Studying At BedtimeYou are most likely to remember something when you are very relaxed, so bedtime can be ideal study time; so long as you are not tired. Change your routine so that you get to bed about half an hour earlier than usual. Read something you want to remember for 20 minutes or less just before you go to sleep. Or listen to a tape, if you learn best by hearing. Your subconscious will hold onto what you read or heard while you sleep. Read or listen to the same material again right after you wake up and they will stick.
Two of the most important phases of studying are "Absorbing new material" and "Reviewing old material."
Learning New MaterialNew material will be absorbed more readily if you study when you are comfortable and your mind is fresh. Try getting up a little earlier than usual in the morning to study while you have fewer distractions. New material stays in a certain part of your brain a kind of holding area for about three days or so. To ensure that you cement it more permanently in your memory, review the material as soon as possible.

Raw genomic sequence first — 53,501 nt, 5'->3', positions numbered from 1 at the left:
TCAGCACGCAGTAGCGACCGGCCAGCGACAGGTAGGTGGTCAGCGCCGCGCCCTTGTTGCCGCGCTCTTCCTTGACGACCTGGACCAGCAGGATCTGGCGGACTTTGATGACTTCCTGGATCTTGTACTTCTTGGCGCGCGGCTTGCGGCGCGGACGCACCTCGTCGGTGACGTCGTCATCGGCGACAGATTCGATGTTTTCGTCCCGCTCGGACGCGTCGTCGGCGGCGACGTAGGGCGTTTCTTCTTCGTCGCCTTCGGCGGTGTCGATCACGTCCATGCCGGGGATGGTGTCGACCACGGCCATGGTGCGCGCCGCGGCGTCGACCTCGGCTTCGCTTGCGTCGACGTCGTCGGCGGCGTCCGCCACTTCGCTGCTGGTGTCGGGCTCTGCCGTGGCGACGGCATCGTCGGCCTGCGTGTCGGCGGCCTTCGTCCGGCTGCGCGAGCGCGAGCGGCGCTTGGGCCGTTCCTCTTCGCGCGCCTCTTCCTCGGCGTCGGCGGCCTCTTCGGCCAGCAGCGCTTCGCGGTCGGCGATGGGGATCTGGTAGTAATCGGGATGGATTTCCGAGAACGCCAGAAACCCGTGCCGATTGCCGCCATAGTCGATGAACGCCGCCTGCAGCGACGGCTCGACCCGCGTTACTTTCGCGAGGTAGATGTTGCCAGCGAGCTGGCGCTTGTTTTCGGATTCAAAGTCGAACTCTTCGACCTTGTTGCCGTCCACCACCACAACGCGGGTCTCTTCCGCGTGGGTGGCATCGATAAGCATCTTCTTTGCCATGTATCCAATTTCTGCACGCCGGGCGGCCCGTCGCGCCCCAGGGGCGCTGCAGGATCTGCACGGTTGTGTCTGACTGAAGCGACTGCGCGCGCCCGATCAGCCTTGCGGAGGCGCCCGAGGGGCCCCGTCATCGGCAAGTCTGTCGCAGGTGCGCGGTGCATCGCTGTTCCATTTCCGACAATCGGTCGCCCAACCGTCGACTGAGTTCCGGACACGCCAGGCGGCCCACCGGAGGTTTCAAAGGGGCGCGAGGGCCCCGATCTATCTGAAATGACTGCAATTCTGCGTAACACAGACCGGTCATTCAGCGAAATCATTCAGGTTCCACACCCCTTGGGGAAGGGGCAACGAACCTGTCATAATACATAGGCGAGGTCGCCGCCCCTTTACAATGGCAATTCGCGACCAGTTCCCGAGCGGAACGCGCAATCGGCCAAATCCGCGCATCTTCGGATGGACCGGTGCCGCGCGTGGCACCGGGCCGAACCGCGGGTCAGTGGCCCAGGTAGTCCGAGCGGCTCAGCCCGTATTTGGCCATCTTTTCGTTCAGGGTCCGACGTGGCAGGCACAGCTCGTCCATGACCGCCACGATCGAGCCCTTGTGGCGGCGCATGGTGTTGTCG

Study what you don't know until you are comfortable with the material. Repeat this process as often as needed until you can pass practice exams with a comfortable scoring margin and aim to beat passing scores by 5%-10% to account for the impact of nerves and adrenaline when you go to a testing center to take "the real test".
new material is less challenging
than learning it in the ﬁrst place, but
still takes lots of “brain energy.” Before and after sleep are good
times for review.
Reviewing Old and New Material
Reviewing old material is just as important, especially when you’re studying for a ﬁnal exam that covers topics from the beginning of the year. It’s easy to say,Your brain needs a refresher course. Reviewing old material regularly in small bits is much more effective, and less hectic, than trying to review everything the night before the test.
Your road-map is the guiding force behind your actions. Much like a recipe, your road-map will outline why, where, how, and what. Success demands your focused exercise into the journey and the tools of that journey (process) as opposed to the destination (event).